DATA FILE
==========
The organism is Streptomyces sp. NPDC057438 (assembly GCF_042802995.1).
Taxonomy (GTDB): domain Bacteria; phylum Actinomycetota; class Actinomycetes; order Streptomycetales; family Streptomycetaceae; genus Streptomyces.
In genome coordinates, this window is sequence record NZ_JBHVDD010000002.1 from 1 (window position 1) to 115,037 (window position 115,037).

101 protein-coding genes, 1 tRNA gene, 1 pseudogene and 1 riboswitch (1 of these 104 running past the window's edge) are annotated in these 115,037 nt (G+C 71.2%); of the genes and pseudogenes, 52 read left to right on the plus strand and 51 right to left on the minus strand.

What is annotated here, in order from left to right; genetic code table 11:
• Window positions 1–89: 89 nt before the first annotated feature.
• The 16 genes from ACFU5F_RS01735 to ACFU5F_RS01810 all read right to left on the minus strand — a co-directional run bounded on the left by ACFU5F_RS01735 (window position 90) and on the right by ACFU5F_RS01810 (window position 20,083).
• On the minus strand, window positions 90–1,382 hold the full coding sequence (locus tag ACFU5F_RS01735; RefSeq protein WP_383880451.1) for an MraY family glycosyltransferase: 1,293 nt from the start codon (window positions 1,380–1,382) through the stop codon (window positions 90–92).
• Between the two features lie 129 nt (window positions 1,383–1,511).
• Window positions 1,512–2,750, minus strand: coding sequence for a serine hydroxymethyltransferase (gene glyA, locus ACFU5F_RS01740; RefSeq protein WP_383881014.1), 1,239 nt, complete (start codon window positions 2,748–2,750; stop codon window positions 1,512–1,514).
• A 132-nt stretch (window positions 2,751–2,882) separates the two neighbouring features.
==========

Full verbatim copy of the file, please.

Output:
The organism is Streptomyces sp. NPDC057438 (assembly GCF_042802995.1).
Taxonomy (GTDB): domain Bacteria; phylum Actinomycetota; class Actinomycetes; order Streptomycetales; family Streptomycetaceae; genus Streptomyces.
In genome coordinates, this window is sequence record NZ_JBHVDD010000002.1 from 1 (window position 1) to 115,037 (window position 115,037).

101 protein-coding genes, 1 tRNA gene, 1 pseudogene and 1 riboswitch (1 of these 104 running past the window's edge) are annotated in these 115,037 nt (G+C 71.2%); of the genes and pseudogenes, 52 read left to right on the plus strand and 51 right to left on the minus strand.

What is annotated here, in order from left to right; genetic code table 11:
• Window positions 1–89: 89 nt before the first annotated feature.
• The 16 genes from ACFU5F_RS01735 to ACFU5F_RS01810 all read right to left on the minus strand — a co-directional run bounded on the left by ACFU5F_RS01735 (window position 90) and on the right by ACFU5F_RS01810 (window position 20,083).
• On the minus strand, window positions 90–1,382 hold the full coding sequence (locus tag ACFU5F_RS01735; RefSeq protein WP_383880451.1) for an MraY family glycosyltransferase: 1,293 nt from the start codon (window positions 1,380–1,382) through the stop codon (window positions 90–92).
• Between the two features lie 129 nt (window positions 1,383–1,511).
• Window positions 1,512–2,750, minus strand: coding sequence for a serine hydroxymethyltransferase (gene glyA, locus ACFU5F_RS01740; RefSeq protein WP_383881014.1), 1,239 nt, complete (start codon window positions 2,748–2,750; stop codon window positions 1,512–1,514).
• A 132-nt stretch (window positions 2,751–2,882) separates the two neighbouring features.